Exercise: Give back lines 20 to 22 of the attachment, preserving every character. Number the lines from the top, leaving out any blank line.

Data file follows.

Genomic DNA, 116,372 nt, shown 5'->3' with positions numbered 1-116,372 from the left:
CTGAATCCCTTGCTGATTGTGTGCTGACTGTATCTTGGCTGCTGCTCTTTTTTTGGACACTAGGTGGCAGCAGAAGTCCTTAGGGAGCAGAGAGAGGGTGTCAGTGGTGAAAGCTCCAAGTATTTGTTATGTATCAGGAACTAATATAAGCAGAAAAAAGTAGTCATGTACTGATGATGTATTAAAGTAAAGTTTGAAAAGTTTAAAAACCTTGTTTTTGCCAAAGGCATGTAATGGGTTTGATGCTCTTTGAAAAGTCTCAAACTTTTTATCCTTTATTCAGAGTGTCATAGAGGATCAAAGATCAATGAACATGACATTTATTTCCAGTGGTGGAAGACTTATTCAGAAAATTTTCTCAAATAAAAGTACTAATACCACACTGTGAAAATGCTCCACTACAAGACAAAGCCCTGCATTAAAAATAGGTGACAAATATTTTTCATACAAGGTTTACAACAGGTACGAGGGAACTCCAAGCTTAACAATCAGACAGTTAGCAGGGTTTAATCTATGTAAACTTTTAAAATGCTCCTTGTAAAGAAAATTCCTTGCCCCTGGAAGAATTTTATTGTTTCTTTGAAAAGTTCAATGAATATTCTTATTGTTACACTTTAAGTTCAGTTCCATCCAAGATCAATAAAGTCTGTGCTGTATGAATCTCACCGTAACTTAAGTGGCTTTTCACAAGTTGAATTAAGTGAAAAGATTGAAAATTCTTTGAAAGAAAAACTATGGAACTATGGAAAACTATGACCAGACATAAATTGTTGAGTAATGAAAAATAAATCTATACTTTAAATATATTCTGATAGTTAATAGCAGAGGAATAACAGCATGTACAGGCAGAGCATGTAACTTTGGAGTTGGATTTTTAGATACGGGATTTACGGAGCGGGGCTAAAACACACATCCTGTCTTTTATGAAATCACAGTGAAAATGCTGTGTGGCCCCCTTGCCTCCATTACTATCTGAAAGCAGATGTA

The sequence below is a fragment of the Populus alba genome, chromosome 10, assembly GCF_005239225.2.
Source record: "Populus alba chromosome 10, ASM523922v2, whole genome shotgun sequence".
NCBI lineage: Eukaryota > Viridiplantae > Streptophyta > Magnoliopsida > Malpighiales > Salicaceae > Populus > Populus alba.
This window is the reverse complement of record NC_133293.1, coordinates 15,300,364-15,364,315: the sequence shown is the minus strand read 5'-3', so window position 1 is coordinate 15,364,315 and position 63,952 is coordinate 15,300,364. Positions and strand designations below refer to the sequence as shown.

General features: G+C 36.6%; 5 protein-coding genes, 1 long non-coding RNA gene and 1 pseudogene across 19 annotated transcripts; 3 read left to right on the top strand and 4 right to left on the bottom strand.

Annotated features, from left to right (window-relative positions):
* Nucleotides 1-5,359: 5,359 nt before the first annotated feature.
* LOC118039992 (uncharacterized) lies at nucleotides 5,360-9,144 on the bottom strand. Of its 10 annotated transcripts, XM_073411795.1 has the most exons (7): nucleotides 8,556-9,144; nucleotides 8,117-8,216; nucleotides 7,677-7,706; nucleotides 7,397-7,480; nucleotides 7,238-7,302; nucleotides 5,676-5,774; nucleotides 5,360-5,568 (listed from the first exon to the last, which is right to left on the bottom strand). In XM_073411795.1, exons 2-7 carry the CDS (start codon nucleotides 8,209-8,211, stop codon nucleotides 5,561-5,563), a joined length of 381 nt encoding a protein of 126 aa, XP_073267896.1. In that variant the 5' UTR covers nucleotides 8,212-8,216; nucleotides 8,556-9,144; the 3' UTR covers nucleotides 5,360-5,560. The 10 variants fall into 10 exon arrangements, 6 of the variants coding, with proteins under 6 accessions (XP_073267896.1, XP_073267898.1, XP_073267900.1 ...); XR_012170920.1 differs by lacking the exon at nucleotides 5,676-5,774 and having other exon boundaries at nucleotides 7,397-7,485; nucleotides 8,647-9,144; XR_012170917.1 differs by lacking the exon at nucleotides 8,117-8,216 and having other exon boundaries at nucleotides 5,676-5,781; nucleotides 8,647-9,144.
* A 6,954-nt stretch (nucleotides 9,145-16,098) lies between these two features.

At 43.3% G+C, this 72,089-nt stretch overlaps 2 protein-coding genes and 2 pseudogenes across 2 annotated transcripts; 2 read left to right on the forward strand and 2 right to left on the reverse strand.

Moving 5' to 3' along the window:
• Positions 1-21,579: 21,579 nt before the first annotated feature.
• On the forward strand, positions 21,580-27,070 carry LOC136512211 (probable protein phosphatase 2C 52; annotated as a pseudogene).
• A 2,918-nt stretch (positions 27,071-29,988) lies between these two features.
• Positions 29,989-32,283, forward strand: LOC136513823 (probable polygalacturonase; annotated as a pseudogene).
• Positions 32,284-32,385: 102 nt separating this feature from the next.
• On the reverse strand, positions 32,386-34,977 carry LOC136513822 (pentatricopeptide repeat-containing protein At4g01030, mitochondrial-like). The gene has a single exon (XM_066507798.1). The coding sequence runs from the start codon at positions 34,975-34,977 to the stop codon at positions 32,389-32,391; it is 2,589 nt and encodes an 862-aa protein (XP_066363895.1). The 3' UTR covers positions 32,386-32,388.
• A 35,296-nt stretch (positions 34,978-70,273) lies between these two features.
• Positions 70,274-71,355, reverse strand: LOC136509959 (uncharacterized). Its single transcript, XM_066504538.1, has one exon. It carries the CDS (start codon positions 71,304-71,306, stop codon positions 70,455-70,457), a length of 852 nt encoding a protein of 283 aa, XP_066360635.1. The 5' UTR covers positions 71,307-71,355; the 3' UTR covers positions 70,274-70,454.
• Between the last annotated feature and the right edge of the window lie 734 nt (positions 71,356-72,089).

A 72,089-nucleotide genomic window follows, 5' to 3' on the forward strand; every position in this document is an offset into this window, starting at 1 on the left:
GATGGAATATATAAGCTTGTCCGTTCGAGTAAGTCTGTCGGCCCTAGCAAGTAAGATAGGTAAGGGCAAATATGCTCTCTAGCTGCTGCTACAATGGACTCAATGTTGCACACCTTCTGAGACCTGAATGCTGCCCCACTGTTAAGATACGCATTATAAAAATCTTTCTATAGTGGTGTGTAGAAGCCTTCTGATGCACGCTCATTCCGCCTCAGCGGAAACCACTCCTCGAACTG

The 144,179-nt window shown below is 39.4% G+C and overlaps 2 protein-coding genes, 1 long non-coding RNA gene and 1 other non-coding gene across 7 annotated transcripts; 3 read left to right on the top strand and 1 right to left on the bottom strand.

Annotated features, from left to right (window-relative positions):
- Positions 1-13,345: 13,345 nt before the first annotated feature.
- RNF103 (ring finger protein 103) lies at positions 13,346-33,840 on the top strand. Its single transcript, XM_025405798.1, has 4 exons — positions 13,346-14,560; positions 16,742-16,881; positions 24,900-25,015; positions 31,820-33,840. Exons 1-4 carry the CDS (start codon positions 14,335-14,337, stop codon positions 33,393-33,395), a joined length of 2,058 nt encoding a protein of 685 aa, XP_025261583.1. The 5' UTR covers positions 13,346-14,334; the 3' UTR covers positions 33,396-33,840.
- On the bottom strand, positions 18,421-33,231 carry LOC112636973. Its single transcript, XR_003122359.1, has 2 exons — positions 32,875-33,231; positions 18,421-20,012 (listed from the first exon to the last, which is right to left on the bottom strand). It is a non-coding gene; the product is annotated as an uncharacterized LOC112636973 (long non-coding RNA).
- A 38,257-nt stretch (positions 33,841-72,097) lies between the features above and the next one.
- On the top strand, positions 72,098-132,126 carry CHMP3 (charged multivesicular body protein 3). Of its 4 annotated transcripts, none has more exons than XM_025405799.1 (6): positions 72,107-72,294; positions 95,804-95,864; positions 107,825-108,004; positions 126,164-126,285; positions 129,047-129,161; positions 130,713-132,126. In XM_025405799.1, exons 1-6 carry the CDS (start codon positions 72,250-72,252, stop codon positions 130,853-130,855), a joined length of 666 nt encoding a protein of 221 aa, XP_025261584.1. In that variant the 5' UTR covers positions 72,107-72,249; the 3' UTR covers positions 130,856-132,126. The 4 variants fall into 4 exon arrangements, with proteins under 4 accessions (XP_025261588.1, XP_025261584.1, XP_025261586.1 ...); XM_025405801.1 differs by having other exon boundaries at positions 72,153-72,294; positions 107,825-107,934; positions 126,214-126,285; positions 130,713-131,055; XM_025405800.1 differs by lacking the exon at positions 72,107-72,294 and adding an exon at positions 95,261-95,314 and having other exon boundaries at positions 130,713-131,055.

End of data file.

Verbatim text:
• A 35,296-nt stretch (positions 34,978-70,273) lies between these two features.
• Positions 70,274-71,355, reverse strand: LOC136509959 (uncharacterized). Its single transcript, XM_066504538.1, has one exon. It carries the CDS (start codon positions 71,304-71,306, stop codon positions 70,455-70,457), a length of 852 nt encoding a protein of 283 aa, XP_066360635.1. The 5' UTR covers positions 71,307-71,355; the 3' UTR covers positions 70,274-70,454.
• Between the last annotated feature and the right edge of the window lie 734 nt (positions 71,356-72,089).